Videos & Images

Dive highlight videos, short video clips, and photos will be posted online as they become available.

"Real-Life" SpongeBob SquarePants and Patrick Star Sighting

On July 27, 2021, while exploring Retriever Seamount, one of four seamounts located within the Northeast Canyons and Seamounts Marine National Monument, the NOAA Ocean Exploration-led 2021 North Atlantic Stepping Stones expedition team imaged a yellow sea sponge (genus Hertwigia) and pink sea star (genus Chondraster) thought to resemble the Nickelodeon cartoon characters, SpongeBob SquarePants and Patrick Star.

Download raw video: ProRes (.mov, 5.6 GB) | LowRes (.mp4, 68.7 MB)
Download image: (jpg, 543 kb)

Credit: NOAA Ocean Exploration, 2021 North Atlantic Stepping Stones
Date: July 27, 2021
Depth: 1,885 meters (6,184 feet)
Location: Retriever Seamount, Northeast Canyons and Seamounts Marine National Monument
Dive Summary

Expedition home page

Please contact Emily Crum for high-resolution footage, B-roll, and other materials posted on the NOAA Ocean Exploration website.

NOAA Ocean Exploration Background Information

  • NOAA Ocean Exploration is the only federal program dedicated to ocean exploration, making the office uniquely situated to lead partners in delivering critical deep-ocean information to managers, decision makers, scientists, and the public, leveraging federal investments to meet national priorities. In 2021, we are celebrating our 20th anniversary of deep-ocean exploration.
  • NOAA Ocean Exploration’s work supports the National Strategy for Mapping, Exploring, and Characterizing the United States Exclusive Economic Zone, which calls for coordinating interagency mapping and exploration activities for the U.S. Exclusive Economic Zone (EEZ), developing new and emerging science and mapping technologies, building public and private partnerships, and completing mapping of the deep water of the U.S. EEZ by 2030 and the near shore by 2040.
  • NOAA Ocean Exploration owns the mission equipment being used during the expedition and is coordinating the mission on NOAA Ship Okeanos Explorer. The ship is operated by the NOAA Commissioned Officer Corps and civilians as part of NOAA's fleet managed by the NOAA Office of Marine and Aviation Operations.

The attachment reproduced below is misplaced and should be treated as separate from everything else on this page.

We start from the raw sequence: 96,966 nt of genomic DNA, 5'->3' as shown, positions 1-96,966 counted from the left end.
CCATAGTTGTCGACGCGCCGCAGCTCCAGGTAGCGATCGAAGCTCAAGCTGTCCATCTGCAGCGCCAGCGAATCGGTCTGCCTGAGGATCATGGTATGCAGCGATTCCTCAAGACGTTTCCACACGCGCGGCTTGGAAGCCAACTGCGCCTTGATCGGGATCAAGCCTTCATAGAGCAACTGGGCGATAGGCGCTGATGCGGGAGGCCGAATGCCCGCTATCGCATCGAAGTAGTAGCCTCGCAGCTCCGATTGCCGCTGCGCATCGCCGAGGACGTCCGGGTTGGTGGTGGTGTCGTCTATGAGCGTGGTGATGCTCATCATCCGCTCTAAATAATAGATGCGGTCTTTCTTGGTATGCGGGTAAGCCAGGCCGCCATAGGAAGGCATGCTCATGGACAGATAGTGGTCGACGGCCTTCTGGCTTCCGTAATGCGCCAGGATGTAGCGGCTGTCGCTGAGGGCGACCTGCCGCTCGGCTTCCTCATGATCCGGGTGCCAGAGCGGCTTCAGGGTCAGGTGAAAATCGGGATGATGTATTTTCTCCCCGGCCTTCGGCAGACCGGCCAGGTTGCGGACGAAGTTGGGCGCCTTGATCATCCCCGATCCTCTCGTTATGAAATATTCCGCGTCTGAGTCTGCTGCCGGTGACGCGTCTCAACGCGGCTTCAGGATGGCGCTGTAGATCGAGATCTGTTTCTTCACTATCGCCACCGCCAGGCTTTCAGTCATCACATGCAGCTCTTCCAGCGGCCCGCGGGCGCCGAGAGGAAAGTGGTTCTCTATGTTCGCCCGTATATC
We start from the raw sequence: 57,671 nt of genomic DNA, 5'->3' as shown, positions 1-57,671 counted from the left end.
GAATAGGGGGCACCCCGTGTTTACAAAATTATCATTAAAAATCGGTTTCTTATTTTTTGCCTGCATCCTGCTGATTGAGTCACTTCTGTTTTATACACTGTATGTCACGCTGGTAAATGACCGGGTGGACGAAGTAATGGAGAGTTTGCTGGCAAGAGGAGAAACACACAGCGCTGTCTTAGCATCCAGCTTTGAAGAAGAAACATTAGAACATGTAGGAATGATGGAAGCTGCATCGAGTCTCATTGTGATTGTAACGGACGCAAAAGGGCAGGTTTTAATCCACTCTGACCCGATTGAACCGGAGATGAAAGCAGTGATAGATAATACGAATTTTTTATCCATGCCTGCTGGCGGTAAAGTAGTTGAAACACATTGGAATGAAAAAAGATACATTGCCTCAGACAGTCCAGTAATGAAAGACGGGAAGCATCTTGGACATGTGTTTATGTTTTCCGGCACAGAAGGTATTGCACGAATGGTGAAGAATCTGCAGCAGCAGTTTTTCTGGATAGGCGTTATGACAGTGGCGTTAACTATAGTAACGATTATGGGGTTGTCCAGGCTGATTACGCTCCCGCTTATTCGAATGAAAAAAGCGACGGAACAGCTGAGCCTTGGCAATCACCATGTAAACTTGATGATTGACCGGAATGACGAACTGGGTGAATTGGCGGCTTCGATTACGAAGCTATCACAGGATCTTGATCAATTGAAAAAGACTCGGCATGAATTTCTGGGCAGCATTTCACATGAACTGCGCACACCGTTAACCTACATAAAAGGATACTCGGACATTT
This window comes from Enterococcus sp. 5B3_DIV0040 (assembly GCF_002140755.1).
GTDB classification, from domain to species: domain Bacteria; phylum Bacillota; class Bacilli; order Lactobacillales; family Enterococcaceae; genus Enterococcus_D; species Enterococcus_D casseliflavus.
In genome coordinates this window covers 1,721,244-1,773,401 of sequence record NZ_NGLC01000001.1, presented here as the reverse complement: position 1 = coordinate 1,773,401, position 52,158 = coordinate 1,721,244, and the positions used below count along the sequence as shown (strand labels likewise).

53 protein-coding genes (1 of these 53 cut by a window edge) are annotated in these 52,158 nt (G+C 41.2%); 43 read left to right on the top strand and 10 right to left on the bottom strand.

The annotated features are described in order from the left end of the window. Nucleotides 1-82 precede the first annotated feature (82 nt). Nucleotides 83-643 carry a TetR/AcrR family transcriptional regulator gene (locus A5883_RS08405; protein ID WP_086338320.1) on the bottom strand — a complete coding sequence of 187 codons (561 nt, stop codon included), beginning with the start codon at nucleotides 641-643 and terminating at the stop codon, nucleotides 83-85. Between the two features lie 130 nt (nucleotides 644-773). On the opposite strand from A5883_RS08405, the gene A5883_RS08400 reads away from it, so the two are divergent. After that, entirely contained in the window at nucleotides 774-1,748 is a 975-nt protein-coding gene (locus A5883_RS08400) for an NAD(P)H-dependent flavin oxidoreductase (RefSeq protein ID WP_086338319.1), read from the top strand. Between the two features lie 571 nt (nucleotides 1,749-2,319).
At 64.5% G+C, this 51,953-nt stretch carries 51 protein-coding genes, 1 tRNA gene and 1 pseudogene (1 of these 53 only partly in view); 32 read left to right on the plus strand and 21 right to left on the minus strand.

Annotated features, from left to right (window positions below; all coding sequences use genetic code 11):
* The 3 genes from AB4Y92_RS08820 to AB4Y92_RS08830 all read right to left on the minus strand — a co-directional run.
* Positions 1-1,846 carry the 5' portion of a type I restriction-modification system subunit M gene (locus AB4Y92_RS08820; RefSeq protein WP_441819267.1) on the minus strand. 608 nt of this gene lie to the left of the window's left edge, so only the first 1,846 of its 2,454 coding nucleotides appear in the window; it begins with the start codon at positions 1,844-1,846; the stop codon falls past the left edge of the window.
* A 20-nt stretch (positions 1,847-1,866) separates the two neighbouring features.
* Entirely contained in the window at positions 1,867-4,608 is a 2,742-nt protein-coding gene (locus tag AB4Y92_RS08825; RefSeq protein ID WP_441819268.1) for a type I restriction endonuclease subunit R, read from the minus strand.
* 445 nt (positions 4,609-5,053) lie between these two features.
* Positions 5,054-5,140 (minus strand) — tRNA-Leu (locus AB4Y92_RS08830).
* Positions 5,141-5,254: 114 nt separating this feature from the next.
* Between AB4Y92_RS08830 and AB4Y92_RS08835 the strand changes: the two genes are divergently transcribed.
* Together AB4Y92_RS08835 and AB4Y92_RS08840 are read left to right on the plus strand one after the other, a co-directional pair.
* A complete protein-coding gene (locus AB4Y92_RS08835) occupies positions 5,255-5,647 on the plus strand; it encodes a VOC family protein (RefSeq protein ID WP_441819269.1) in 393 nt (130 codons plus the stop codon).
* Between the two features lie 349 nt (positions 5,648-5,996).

• Unlike many other ocean expeditions supported by NOAA, most of the scientists participating in Okeanos Explorer missions remain on shore, thanks to telepresence technology. This technology includes a high-bandwidth satellite connection that enables the transmission of data and video to shore in real time, allowing scientists to participate in the expedition from anywhere in the world.
  • Anyone with an Internet connection can follow the expeditionLIVE. The same technology that allows scientists around the world to participate in the expedition from shore also enables interested members of the public to experience deep-sea exploration, the wonder of discovery, and the fascination of science in real time through the Internet. Expedition features, dive summaries, and multimedia elements will be added to the website throughout the expedition to keep everyone informed.
  • Data collected during expeditions on NOAA Ship Okeanos Explorer are quality assured and then made quickly available to the scientists and the public. This data collection serves as a unique and centralized national resource of critical ocean information for scientists and resource managers to plan future research, make management decisions, detect natural hazards, improve nautical charts, and more.

Media Contact Information

NOAA Ocean Exploration
Emily Crum
Communications Specialist
Email Address: emily.crum@noaa.gov

NOAA Office of Marine and Aviation Operations
David Hall
Public Affairs Officer
Email Address: david.l.hall@noaa.gov